Is it just for spam filtering that everyone is suggesting using Gmail or FastMail rather than setting up email via the domain host and configuring the email client of their choice? I am not seeing the benefit otherwise. I have several personal domain addresses that I use daily through Mail.App or an Outlook client and really have no complaints. What goodness am I missing?
posted by bluejayway at 8:31 AM on January 26, 2017 [2 favorites]

Not having to pay for a domain host, for one. I don't pay anything but the domain registration for the the domains we have under the Gafyd program mentioned above.

Plus you get the Google interface, which a lot of folks are used to/like.
posted by bonehead at 8:33 AM on January 26, 2017

Is it just for spam filtering that everyone is suggesting using Gmail or FastMail rather than setting up email via the domain host and configuring the email client of their choice?

My domain provider doesn't offer a free email service, it's $5 a month. FastMail is cheaper ($40 a year) and their support team is wonderful.
posted by ndfine at 8:34 AM on January 26, 2017

I have several personal domain addresses that I use daily through Mail.App or an Outlook client and really have no complaints. What goodness am I missing?

Mobile and keeping things appropriately synced between all locations is my reason for not doing this.
posted by Sequence at 8:59 AM on January 26, 2017

I also use Gmail with personal domain emails. An added plus is that I configure Gmail to add labels to emails sent to my various personal domain emails which helps me sort them.
posted by biscotti at 9:10 AM on January 26, 2017

Best answer: I would caution you that mail delivery has changed since the last time you may have been looking at email addresses. I have a personal domain with all of two people using it, so obviously there is no spam originating from that domain. However, when I send mail, it goes through servers that are shared with literally millions of other domains. Some of those domains send spam, and so there is a tendency for crappier email providers (think Comcast) to block indiscriminately, so I can't send an email to people with addresses. See my previous question on the subject. So you will probably lose some of the reliability you currently get by having an email from a big provider that ISPs can't afford to blacklist. A longstanding spam-free domain can't get email delivered, but can. This kind of situation is dangerous to the whole concept of an Internet, but it's also very hard to fix. So if you need reliable delivery, you're looking at keeping your existing address or going to a pay service.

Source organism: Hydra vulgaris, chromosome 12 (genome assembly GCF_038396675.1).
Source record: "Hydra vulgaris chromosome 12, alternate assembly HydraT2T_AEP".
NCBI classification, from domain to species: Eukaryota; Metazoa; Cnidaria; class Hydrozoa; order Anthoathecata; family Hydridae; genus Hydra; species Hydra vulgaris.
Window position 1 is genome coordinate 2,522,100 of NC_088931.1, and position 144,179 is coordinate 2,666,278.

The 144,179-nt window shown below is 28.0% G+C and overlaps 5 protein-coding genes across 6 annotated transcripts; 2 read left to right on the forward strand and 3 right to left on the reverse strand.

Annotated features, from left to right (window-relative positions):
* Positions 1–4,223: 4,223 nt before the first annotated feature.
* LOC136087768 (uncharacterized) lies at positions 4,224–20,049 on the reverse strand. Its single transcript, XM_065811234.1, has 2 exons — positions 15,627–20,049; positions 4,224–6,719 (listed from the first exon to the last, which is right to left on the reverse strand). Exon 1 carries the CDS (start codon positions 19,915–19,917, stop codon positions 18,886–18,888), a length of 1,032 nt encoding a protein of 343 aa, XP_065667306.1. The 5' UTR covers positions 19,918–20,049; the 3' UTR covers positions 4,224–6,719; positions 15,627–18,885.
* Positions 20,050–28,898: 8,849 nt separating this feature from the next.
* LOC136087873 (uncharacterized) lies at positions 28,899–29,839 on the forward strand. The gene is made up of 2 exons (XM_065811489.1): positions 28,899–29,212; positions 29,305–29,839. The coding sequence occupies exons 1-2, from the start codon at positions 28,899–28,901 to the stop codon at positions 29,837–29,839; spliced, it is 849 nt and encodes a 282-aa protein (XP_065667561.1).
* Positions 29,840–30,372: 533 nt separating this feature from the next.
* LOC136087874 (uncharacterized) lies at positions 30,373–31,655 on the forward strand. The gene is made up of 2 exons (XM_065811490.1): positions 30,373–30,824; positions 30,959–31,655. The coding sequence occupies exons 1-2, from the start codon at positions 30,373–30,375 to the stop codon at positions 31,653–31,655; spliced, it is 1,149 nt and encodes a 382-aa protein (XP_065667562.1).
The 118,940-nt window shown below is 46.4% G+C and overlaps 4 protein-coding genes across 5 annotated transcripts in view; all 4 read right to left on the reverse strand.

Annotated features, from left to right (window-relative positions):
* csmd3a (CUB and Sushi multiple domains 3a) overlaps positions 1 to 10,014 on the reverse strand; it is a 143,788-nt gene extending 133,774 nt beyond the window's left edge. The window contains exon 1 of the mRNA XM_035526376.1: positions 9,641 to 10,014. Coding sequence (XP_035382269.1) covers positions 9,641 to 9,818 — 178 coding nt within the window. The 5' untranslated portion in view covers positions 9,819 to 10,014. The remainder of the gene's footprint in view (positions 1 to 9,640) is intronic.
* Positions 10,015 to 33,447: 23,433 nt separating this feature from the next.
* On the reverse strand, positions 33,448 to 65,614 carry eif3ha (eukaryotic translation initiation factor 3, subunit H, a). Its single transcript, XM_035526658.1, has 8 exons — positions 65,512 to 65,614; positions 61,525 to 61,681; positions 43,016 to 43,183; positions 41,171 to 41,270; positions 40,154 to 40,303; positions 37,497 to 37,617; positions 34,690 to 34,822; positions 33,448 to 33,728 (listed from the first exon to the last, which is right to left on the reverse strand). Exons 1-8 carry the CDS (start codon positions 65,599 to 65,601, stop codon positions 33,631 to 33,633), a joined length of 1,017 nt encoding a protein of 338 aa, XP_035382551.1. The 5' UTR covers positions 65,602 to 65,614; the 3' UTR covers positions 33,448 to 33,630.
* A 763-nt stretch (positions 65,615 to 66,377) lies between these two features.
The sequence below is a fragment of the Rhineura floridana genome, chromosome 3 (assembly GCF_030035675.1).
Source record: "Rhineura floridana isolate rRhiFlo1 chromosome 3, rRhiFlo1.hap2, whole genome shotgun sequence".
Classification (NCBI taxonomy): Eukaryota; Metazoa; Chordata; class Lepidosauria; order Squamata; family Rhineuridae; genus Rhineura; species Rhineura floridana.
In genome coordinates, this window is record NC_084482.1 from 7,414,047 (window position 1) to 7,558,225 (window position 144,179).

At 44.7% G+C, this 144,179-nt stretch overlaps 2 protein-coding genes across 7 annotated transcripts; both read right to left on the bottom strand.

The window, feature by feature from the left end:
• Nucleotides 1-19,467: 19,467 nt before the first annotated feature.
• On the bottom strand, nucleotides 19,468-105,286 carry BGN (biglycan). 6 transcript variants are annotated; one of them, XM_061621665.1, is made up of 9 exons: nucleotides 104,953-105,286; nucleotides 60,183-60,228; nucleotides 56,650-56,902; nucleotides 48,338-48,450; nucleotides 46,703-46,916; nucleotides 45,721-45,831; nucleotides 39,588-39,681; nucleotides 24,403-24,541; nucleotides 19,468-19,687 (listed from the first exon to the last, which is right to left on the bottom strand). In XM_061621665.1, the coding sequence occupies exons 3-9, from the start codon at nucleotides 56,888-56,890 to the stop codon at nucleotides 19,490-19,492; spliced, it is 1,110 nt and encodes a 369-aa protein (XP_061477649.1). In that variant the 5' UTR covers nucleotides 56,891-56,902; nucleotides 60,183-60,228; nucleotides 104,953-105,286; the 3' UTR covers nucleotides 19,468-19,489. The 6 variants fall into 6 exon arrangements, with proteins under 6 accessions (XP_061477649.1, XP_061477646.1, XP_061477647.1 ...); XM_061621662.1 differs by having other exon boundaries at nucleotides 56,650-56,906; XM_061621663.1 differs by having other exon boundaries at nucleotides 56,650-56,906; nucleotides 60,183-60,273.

posted by wnissen at 9:59 AM on January 26, 2017

I've been using, run through gmail, for quite a while now. I'm grandfathered in but would gladly pay the $5/mo that google asks for it.
One nice thing that you can do is set up catchalls and aliases, all of which count as just one $5/mo 'account'.
A catchall will make it so ends up in your inbox—incredibly useful for creating 'multiple' accounts for anti-spam, multiple free trials, or just telling someone to email you at, which always gets a good reaction.
Aliases let you send as a different address, which is sometimes useful for shared inboxes and such.
So yeah, I recommend running mail through GMail (via 'G Suite'). It's worth it.
(Setup is also super easy if you have a decent registrar—just setting up some TXT and MX records in your DNS settings).
posted by daniel striped tiger at 11:36 AM on January 26, 2017

You can forward all mail to Gmail and set up alias' in Gmail so that the return address is I've been doing this for years, although I just recently switched back to my domain host and Webmail / Thunderbird because Google doesn't need to see every email I send or receive.
posted by COD at 2:21 PM on January 26, 2017

I'm grandfathered into Google For Work (GSuite now) with a cap of 5 users for free. So far only 3 people use the domain, but it was quite simple to setup and if you registered your own domain setting the MX records is fairly easy.
posted by wcfields at 2:42 PM on January 26, 2017

I'm surprised no one has mentioned Pobox (who were recently acquired by FastMail), a specialist email forwarding service, which is probably the simplest and most liberating option. For more information on how to set it up, including how to send as your custom email address in Gmail, Eric Mill's tutorial is easy to follow.
posted by nagemi at 3:59 PM on January 26, 2017 [2 favorites]

Came in also to say park the domain with a Google business account. One of the best features is the one daniel_striped_tiger mentioned above: you can set all email to the domain to forward to your primary account ( This enables you to create throw-away email addresses on the fly and they'll just show up in your inbox. For example, instead of giving Zappos your email address, you can just give them something like Useful if you are worried about keeping your email address from proliferating. Also, the email addresses you are giving out won't be your actual login ID, which adds some measure of security in the event of a database breach.
posted by kovacs at 7:38 PM on January 26, 2017 [1 favorite]

Have been on G Suite for my (small) firm and its domain for a year. Only complaint is that there's no sync of Outlook categories for calendars or contacts and several other convenient Outlook contact fields.
posted by MattD at 5:31 AM on January 27, 2017

If Google's surveillance bothers you, you might also check out FastMail, which can receive and send email from a given domain you own. Good spam filtering, too.
posted by mark7570 at 11:53 AM on January 28, 2017 [1 favorite]